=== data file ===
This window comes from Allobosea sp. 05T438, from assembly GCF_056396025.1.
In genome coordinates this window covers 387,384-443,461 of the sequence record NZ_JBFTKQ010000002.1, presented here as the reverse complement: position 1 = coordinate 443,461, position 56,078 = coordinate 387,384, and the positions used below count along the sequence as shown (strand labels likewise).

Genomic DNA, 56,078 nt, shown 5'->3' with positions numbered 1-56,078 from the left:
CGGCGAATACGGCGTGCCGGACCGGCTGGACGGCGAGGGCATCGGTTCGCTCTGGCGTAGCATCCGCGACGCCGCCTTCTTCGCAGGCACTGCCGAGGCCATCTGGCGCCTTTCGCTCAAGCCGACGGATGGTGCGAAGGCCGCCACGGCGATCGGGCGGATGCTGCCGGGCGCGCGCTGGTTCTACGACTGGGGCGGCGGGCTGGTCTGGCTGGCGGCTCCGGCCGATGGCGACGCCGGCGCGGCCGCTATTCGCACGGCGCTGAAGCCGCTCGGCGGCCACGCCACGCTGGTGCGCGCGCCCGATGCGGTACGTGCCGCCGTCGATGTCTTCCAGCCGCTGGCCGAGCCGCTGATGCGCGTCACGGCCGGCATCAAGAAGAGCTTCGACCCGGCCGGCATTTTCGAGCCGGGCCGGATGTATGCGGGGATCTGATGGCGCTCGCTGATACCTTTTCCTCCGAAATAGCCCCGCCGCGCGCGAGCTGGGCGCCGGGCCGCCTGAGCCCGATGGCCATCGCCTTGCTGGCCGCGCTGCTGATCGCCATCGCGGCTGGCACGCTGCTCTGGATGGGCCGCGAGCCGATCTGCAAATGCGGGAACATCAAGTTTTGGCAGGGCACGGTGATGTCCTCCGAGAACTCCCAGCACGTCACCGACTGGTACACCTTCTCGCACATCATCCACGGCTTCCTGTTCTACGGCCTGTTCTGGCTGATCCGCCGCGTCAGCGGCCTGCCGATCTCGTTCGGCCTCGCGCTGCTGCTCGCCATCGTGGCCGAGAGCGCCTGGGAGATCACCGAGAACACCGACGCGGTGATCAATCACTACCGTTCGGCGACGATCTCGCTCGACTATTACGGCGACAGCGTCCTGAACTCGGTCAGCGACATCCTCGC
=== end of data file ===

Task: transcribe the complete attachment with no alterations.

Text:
This window comes from Allobosea sp. 05T438, from assembly GCF_056396025.1.
In genome coordinates this window covers 387,384-443,461 of the sequence record NZ_JBFTKQ010000002.1, presented here as the reverse complement: position 1 = coordinate 443,461, position 56,078 = coordinate 387,384, and the positions used below count along the sequence as shown (strand labels likewise).

Genomic DNA, 56,078 nt, shown 5'->3' with positions numbered 1-56,078 from the left:
CGGCGAATACGGCGTGCCGGACCGGCTGGACGGCGAGGGCATCGGTTCGCTCTGGCGTAGCATCCGCGACGCCGCCTTCTTCGCAGGCACTGCCGAGGCCATCTGGCGCCTTTCGCTCAAGCCGACGGATGGTGCGAAGGCCGCCACGGCGATCGGGCGGATGCTGCCGGGCGCGCGCTGGTTCTACGACTGGGGCGGCGGGCTGGTCTGGCTGGCGGCTCCGGCCGATGGCGACGCCGGCGCGGCCGCTATTCGCACGGCGCTGAAGCCGCTCGGCGGCCACGCCACGCTGGTGCGCGCGCCCGATGCGGTACGTGCCGCCGTCGATGTCTTCCAGCCGCTGGCCGAGCCGCTGATGCGCGTCACGGCCGGCATCAAGAAGAGCTTCGACCCGGCCGGCATTTTCGAGCCGGGCCGGATGTATGCGGGGATCTGATGGCGCTCGCTGATACCTTTTCCTCCGAAATAGCCCCGCCGCGCGCGAGCTGGGCGCCGGGCCGCCTGAGCCCGATGGCCATCGCCTTGCTGGCCGCGCTGCTGATCGCCATCGCGGCTGGCACGCTGCTCTGGATGGGCCGCGAGCCGATCTGCAAATGCGGGAACATCAAGTTTTGGCAGGGCACGGTGATGTCCTCCGAGAACTCCCAGCACGTCACCGACTGGTACACCTTCTCGCACATCATCCACGGCTTCCTGTTCTACGGCCTGTTCTGGCTGATCCGCCGCGTCAGCGGCCTGCCGATCTCGTTCGGCCTCGCGCTGCTGCTCGCCATCGTGGCCGAGAGCGCCTGGGAGATCACCGAGAACACCGACGCGGTGATCAATCACTACCGTTCGGCGACGATCTCGCTCGACTATTACGGCGACAGCGTCCTGAACTCGGTCAGCGACATCCTCGC